Monday, April 23, 2007

Some principles for good data management

As companies around the world wake up to the new reality that the web flattens the playing field and offers more choices for people than they had before, there is realization that being customer-centric is probably a Good Thing. The next logical conclusion therefore it seems is the need to amass vast mounds of data about their customers, mine it every which way and that, in order to better understand people's behaviour. This has been fuelled by a Google paranoia, in which companies tremble if they don't have a data centre the size of Kansas tracking every possible thing that you, me, and them could, would, should, or might do sometime, yesterday or tomorrow.

My concern is that, as with the environement, the real costs of data collection and not externalized, and so business and governments have little incentive to act responsibly with this data. In addition to my suggestion that the provider is rarely compensated adequately for the potentially interesting uses of their data, the costs of storage continue to plummet, resulting in a simple equation for most managers - grab as much data as you can and hang on to it.

In Europe, data collection has been a hot-button issue for a while with more stringent safeguards on collecting and protecting user data than in the US. (I remember during my time working at Siebel an 'interesting' meeting between one of our more assertive West coast salesmen and an official from a French ministry. The concept of the CRM system that this hapless salesman was attempting to foist on the French government to better manage their citizenry was, we were told in no uncertain terms - illegal. It is against the law in France for this government department to share data on citizens with another department. Clearly, not great news for the efficiency levels and problem solving abilities of the French bureaucrats, and not great for the salesman.) Anyway, if there's money to be made, savvy business people will gravitate to the least cost option, so probably base their policies in the most amenable jurisdictions.

This to say that there should probably be some principles or code of conduct, to use a phrase du jour, for how companies manage their customer data. Kim Cameron's laws of identity seem to be the gold standard here, and are rather related, but not the same.

In conversation recently with a smart chap at one of the great British institutitions (didn't tell him I would blog it, so won't say which one), he outlined his principles about data collection that their organization uses. I noted them down rather quickly, and here is the list (a bit mangled as I'm taking a bit of translator's license here).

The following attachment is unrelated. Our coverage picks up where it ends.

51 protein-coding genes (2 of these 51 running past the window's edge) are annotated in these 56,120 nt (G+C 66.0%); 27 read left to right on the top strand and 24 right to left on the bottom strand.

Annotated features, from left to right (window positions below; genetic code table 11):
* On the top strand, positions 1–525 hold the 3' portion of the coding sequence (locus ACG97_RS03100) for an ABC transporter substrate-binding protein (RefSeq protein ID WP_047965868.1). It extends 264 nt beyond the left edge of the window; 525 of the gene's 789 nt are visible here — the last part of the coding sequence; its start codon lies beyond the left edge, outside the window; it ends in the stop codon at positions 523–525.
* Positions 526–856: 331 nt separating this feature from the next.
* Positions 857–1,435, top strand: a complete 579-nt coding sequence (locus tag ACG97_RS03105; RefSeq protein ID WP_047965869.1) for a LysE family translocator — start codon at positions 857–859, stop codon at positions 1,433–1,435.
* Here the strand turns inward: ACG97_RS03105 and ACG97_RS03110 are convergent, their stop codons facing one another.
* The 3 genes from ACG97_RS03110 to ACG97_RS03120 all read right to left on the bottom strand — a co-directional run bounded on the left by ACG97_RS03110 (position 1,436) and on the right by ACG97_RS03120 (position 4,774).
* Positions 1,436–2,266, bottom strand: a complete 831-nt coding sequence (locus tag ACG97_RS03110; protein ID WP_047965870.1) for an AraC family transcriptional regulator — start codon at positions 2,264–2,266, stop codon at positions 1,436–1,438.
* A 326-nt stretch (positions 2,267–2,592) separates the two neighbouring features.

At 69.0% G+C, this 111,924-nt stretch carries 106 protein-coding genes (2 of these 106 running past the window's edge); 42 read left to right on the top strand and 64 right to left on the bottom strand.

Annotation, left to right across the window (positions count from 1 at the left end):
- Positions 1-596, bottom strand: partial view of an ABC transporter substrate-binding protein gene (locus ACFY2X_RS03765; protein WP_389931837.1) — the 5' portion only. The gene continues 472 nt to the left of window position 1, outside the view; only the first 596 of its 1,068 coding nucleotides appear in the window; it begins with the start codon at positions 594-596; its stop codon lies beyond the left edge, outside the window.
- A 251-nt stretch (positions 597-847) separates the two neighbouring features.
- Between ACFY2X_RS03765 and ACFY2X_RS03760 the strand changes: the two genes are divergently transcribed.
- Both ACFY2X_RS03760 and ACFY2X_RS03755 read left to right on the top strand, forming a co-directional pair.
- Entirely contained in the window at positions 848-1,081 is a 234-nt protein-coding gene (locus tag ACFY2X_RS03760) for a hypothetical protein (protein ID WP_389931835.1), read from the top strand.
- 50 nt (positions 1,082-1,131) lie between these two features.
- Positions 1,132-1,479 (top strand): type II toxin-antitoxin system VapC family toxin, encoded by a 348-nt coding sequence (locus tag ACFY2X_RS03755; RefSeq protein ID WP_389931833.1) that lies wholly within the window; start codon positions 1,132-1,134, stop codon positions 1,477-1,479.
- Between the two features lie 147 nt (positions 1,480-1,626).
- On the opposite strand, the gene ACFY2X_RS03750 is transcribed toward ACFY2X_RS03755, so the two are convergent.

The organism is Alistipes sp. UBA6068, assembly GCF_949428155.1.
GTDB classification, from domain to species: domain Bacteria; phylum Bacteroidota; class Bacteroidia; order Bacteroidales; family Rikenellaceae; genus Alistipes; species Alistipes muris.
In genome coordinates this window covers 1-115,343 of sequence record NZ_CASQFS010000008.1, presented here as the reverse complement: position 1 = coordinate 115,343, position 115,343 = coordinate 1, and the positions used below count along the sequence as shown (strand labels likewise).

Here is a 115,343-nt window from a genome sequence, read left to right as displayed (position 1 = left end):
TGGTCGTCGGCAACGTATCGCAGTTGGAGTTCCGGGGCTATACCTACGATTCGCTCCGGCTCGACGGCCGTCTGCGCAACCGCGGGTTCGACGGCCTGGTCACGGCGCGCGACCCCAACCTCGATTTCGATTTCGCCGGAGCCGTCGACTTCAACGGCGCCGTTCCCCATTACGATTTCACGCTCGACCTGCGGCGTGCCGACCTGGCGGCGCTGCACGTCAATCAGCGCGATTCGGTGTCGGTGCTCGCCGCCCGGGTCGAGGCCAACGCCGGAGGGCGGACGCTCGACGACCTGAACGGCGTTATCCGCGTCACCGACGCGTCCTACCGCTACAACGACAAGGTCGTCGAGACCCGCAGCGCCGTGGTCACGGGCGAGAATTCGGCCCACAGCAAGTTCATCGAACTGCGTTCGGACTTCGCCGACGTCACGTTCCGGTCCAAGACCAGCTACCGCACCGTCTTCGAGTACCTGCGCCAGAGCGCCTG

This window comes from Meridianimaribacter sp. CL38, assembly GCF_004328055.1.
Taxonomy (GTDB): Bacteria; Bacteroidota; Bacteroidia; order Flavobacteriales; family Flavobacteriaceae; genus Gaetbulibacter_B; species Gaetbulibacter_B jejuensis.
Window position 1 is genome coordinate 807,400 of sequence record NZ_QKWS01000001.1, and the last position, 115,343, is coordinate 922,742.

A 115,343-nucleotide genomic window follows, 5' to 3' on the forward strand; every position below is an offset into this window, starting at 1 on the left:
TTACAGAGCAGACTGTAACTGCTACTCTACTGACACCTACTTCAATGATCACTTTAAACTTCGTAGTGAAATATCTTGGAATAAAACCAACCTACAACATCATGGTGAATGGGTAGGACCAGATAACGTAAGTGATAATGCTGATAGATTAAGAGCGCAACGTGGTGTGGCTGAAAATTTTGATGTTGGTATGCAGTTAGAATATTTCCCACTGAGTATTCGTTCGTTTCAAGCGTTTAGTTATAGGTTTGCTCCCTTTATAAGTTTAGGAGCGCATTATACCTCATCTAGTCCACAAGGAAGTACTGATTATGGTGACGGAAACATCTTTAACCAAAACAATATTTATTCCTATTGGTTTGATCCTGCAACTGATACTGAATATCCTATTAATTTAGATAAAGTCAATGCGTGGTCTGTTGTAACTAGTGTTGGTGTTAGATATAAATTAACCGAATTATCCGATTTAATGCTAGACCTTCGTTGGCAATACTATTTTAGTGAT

1. Ownership: The data about the user is owned by the individual, and companies are able to borrow it and use it to provide better services for the user, while they have a relationship with that user.
  2. Minimum: Only collect the minimal data required to deliver certain functions: i.e. "just in time not just in case". So a vendor only needs to collect enough data to know that you have enough money to pay for the goods, and they don't need to hang on to it when you're gone.
  3. Modular: The service doesn't need to have an all-or-nothing approach to data for it to work -- the data can be separated and functional with different uses.
  4. Tradeable: Data can be used to interact with other services, if you have agreed that it can be shared with them to improve your service. Clearly, generic data such as location has multiple uses, whereas specific proprietary application data has more limited uses.
  5. Tangible: It is clear what impact your data has on the system, and whether it's being used to impact the service level that you're receiving.
  6. Extractable: You can remove all elements of your data from their system. This is something that Google is apparently doing, which I think is tremendous. Like their search engine, they are happy to send people away, not try and hang onto them if they don't want to be there.

I'd be interested to see other principles relating to good data management - this is now the time to shape people's opinions towards what is still a rather abstract issue, but which is increasingly becoming the cause for debate. And profits.


Anonymous said...

I am surprised that the UK's data protection act has not become a lever to be used by people seeking to obtain something compensation or service from a company. A person might send in a complaint, attach a request for all their data plus the 10 pound fee, and suggest that if this is not setled to their satisfaction that they cash the cheque and send the info. Few firms could collect for less then it takes to settle your complaint and so the matter gets dealt with. I have seen one example of this in our customer services department and remember thinking then that this was the start of a flood. It was not so either I got my facts wrong, this does not work, or folks are better than I give them credit for.

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